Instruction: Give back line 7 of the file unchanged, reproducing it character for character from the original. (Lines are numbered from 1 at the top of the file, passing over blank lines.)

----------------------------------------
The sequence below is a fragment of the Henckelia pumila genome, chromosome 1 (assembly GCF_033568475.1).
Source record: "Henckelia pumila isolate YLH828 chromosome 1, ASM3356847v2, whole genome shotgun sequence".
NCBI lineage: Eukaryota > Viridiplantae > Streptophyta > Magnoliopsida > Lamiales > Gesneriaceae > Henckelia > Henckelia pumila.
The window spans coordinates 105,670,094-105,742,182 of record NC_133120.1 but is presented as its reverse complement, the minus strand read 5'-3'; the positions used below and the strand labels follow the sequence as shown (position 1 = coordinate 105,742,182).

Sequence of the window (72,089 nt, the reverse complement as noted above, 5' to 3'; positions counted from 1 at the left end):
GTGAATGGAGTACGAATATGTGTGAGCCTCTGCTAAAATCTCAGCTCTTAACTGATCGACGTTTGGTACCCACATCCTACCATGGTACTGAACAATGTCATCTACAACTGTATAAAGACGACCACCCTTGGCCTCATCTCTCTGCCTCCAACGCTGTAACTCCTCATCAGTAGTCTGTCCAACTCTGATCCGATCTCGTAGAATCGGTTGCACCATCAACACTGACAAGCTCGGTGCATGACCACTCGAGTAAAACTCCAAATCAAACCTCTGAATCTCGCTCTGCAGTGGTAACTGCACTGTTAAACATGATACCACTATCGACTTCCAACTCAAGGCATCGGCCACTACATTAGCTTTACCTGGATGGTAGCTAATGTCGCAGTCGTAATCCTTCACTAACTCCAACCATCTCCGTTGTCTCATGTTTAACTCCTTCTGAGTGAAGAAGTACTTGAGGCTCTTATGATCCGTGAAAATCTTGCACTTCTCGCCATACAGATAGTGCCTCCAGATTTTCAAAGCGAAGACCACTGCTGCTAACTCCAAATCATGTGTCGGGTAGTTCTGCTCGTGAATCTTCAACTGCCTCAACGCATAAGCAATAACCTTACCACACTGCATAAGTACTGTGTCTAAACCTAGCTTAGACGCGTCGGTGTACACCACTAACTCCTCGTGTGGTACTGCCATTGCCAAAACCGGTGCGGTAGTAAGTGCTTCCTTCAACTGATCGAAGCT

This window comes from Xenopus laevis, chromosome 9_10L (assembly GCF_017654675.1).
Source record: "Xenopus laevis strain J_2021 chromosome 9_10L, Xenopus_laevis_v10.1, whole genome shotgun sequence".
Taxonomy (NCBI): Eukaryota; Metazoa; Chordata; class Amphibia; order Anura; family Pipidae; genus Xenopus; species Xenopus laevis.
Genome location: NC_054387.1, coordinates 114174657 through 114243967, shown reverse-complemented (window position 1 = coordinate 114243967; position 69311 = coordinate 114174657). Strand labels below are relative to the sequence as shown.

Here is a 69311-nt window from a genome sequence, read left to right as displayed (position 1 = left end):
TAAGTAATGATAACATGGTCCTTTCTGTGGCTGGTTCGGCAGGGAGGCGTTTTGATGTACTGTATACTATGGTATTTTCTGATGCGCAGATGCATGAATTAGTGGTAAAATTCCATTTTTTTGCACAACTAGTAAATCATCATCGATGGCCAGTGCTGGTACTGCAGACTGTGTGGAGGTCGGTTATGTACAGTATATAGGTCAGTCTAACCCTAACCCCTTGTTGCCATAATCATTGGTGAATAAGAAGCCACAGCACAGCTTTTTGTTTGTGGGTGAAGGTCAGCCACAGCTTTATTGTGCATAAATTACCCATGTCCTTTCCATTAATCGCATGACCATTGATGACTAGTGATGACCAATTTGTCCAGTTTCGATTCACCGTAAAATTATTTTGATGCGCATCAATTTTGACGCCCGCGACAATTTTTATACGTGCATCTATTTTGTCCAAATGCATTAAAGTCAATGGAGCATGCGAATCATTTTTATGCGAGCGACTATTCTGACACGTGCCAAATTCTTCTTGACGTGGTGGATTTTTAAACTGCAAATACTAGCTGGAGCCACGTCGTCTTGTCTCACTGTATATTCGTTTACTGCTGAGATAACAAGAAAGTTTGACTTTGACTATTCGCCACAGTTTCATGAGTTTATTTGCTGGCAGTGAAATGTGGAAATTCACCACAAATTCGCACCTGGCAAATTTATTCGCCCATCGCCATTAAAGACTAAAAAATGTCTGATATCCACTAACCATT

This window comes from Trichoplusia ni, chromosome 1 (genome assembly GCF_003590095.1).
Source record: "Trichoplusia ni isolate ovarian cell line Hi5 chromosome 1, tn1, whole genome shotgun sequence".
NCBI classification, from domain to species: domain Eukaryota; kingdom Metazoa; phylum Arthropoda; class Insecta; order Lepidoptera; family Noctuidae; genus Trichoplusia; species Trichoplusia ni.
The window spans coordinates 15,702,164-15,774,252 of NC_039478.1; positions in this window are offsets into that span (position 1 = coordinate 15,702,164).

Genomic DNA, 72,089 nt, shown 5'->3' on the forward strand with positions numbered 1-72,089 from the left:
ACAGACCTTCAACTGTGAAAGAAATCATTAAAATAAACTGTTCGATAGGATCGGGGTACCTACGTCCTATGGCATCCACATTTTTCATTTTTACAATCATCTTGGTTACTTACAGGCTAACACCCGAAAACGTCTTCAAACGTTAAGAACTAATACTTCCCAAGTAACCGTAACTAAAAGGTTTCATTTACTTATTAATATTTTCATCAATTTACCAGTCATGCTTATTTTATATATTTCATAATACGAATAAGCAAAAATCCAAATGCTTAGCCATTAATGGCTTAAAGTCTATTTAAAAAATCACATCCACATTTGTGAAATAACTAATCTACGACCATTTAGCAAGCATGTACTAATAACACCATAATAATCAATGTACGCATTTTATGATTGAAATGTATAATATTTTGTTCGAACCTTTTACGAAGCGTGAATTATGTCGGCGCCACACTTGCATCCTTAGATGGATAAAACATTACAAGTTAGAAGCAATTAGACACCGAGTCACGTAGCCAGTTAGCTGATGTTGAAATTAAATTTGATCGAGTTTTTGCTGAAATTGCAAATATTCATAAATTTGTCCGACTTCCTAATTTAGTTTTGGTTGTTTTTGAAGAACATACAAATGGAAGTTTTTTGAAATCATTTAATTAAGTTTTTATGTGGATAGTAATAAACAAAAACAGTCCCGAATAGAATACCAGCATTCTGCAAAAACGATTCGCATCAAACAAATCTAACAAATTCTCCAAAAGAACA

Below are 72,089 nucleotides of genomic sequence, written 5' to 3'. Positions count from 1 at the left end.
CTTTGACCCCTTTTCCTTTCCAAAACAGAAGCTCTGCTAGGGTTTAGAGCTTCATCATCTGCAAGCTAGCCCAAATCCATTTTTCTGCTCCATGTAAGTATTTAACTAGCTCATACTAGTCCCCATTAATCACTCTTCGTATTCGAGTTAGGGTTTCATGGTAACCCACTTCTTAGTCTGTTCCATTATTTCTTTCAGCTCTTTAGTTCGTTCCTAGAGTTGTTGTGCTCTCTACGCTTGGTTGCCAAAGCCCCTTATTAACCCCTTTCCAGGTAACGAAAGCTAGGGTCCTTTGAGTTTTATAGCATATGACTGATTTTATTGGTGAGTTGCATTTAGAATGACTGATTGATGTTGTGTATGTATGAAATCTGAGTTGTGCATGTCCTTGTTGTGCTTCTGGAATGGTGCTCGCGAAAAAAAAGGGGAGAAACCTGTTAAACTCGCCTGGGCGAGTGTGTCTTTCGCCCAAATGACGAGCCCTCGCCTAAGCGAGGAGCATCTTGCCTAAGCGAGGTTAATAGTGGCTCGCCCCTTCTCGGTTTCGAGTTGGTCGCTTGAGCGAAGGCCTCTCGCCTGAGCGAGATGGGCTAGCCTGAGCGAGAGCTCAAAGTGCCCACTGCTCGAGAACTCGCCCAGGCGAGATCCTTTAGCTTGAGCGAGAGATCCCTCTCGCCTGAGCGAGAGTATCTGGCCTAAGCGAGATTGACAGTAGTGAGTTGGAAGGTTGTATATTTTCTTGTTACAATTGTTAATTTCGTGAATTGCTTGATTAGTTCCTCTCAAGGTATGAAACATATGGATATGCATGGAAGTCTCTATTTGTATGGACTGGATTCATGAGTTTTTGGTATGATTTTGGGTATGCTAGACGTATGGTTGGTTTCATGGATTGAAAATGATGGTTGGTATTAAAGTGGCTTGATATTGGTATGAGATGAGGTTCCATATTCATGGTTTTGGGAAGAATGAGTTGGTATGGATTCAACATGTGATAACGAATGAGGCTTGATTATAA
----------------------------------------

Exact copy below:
This window comes from Xenopus laevis, chromosome 9_10L (assembly GCF_017654675.1).